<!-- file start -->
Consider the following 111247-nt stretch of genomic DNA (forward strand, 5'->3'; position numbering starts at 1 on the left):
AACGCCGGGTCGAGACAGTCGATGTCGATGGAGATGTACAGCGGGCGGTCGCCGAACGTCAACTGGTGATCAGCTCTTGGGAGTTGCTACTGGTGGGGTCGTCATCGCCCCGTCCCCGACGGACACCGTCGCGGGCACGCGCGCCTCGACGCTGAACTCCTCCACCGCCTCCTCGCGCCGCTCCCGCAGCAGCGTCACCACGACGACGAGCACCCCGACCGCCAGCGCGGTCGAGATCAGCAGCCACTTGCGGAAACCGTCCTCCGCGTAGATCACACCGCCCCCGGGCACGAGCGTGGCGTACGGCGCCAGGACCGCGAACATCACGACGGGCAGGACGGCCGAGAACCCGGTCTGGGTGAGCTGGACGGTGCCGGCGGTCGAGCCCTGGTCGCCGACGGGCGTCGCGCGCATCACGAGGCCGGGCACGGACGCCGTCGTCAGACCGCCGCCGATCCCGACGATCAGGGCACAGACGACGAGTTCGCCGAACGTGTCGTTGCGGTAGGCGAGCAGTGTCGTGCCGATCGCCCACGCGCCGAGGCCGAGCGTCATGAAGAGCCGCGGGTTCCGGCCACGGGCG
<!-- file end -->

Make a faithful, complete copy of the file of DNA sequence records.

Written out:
Consider the following 111247-nt stretch of genomic DNA (forward strand, 5'->3'; position numbering starts at 1 on the left):
AACGCCGGGTCGAGACAGTCGATGTCGATGGAGATGTACAGCGGGCGGTCGCCGAACGTCAACTGGTGATCAGCTCTTGGGAGTTGCTACTGGTGGGGTCGTCATCGCCCCGTCCCCGACGGACACCGTCGCGGGCACGCGCGCCTCGACGCTGAACTCCTCCACCGCCTCCTCGCGCCGCTCCCGCAGCAGCGTCACCACGACGACGAGCACCCCGACCGCCAGCGCGGTCGAGATCAGCAGCCACTTGCGGAAACCGTCCTCCGCGTAGATCACACCGCCCCCGGGCACGAGCGTGGCGTACGGCGCCAGGACCGCGAACATCACGACGGGCAGGACGGCCGAGAACCCGGTCTGGGTGAGCTGGACGGTGCCGGCGGTCGAGCCCTGGTCGCCGACGGGCGTCGCGCGCATCACGAGGCCGGGCACGGACGCCGTCGTCAGACCGCCGCCGATCCCGACGATCAGGGCACAGACGACGAGTTCGCCGAACGTGTCGTTGCGGTAGGCGAGCAGTGTCGTGCCGATCGCCCACGCGCCGAGGCCGAGCGTCATGAAGAGCCGCGGGTTCCGGCCACGGGCG